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Condolences - the Hon Allan Clyde Holding

 

 Senator John Faulkner

  The Senate


  16 August 2011

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Senator FAULKNER (New South Wales) (16:07): I too speak in support of this condolence motion on the death of the former Leader of the Opposition in Victoria and former member for Melbourne Ports and minister in the Hawke Labor government, Clyde Holding. The name 'Clyde Holding' was first noticed by members of the Labor Party when as a 24-year-old law student in 1955, following the catastrophic split in the party, he was appointed as the new antigrouper secretary of the Victorian Young Labor Association. It was to be the start of a very long life in politics.


As a young lawyer in the 1950s, Clyde specialised in industrial accidents and went on to establish, with other Labor lawyers, the law firm Holding, Ryan and Co., now Holding Redlich, which was to become a leading Melbourne legal practice.
 

The death in 1962 of Bill Towers, a bootmaker, Gallipoli veteran and also president of the Collingwood branch of the Australian Soviet Friendship League during World War II, required a by-election for the seat of Richmond. Clyde contested Labor preselection - held under the questionable auspices of the Victorian central executive - and he won by one vote.


Needless to say, he easily won the seat in the May 1962 by-election, with a thumping 66 per cent of the primary vote, commencing 36 years of continuous service in state and federal parliament. In the early years he established his member's office in the front room of his house in Waltham Street, Richmond. He maintained cordial relations with the Richmond local Labor machine, those dynasties of the Loughnan and O'Connell families—a not inconsiderable achievement in itself. Much has been written about the ALP in Richmond in those years, both fiction and non-fiction, but throughout it all Clyde survived and his standing and reputation grew.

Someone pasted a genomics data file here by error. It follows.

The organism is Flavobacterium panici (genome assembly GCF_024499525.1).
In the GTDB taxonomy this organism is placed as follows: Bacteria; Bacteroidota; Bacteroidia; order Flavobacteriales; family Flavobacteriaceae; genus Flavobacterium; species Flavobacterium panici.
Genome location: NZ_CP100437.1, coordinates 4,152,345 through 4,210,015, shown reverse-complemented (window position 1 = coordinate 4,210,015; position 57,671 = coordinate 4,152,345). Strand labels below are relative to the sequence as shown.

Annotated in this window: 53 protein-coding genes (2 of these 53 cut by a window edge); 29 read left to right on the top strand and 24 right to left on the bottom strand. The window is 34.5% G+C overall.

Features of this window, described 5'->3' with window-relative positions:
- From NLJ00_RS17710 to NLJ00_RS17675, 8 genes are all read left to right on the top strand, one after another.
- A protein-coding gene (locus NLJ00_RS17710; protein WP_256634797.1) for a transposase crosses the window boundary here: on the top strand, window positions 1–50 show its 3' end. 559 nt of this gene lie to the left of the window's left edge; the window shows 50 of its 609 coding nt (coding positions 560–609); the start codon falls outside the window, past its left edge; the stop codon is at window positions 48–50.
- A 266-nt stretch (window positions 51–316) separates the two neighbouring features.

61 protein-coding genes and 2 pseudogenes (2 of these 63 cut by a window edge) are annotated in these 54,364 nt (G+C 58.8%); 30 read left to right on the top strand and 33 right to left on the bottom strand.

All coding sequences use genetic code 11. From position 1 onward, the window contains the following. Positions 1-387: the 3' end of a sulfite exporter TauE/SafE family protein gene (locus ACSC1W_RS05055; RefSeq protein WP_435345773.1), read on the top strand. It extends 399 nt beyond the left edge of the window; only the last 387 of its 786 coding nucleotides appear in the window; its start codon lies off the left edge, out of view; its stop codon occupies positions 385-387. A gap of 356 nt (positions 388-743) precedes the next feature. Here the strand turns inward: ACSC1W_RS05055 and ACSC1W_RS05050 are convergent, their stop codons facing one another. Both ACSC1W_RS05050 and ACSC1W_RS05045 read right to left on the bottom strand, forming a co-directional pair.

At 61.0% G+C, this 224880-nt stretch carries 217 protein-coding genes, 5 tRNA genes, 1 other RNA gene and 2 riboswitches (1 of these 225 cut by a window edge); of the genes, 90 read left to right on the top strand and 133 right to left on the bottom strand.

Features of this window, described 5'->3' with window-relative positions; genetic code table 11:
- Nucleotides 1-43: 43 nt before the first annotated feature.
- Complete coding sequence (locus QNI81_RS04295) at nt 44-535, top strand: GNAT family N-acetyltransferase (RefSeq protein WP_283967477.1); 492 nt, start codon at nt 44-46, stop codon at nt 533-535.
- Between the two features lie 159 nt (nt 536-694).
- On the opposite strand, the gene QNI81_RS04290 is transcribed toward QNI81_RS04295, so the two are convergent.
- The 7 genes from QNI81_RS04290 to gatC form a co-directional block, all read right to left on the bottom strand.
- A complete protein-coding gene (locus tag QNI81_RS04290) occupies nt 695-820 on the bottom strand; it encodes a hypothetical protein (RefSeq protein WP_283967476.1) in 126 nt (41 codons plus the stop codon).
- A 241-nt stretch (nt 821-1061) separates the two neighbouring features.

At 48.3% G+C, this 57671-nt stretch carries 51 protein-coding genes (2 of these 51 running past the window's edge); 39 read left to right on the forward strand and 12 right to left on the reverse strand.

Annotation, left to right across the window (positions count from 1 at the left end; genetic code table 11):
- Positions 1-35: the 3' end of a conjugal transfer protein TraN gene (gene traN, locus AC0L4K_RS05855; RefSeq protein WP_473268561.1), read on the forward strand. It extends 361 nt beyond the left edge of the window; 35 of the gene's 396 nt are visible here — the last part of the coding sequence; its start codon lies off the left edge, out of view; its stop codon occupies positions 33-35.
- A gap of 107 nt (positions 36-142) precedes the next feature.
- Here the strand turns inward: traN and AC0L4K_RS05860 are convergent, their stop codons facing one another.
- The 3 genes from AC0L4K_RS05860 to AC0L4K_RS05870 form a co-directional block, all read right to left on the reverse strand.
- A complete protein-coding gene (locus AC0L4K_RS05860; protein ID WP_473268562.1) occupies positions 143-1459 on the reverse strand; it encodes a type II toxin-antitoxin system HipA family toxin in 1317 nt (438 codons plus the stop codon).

It is difficult in the 21st century to understand the parlous state of the Victorian branch of the Australian Labor Party in the 1960s and 1970s. For me, it is summed up best by Barry Jones's wonderful description of Labor's campaign launch in 1964, when Clyde was seeking re-election after his first term. Barry himself of course, as we have heard, contested a leadership battle against Clyde in 1976, leading to that famous comment from Clyde, 'Quiz kids can't count'. Barry Jones vividly recalled the 1964 campaign launched by Labor opposition leader Clive Stoneham in Prahran Town Hall with a speech televised live:
 

“We sat in the hall, hoping for the best but fearing the worst. The speech had been prepared by the ALP head office, with minimal consultation with Stoneham. He was to read the speech from large sheets of pasteboard on which the text had been written. At the top left corner of the first sheet his name, ‘CLIVE’, had been written in capitals as a cue to avoid confusion. Unfortunately, the curves of the letter 'C' had been drawn over-generously, so the letter resembled an 'O'.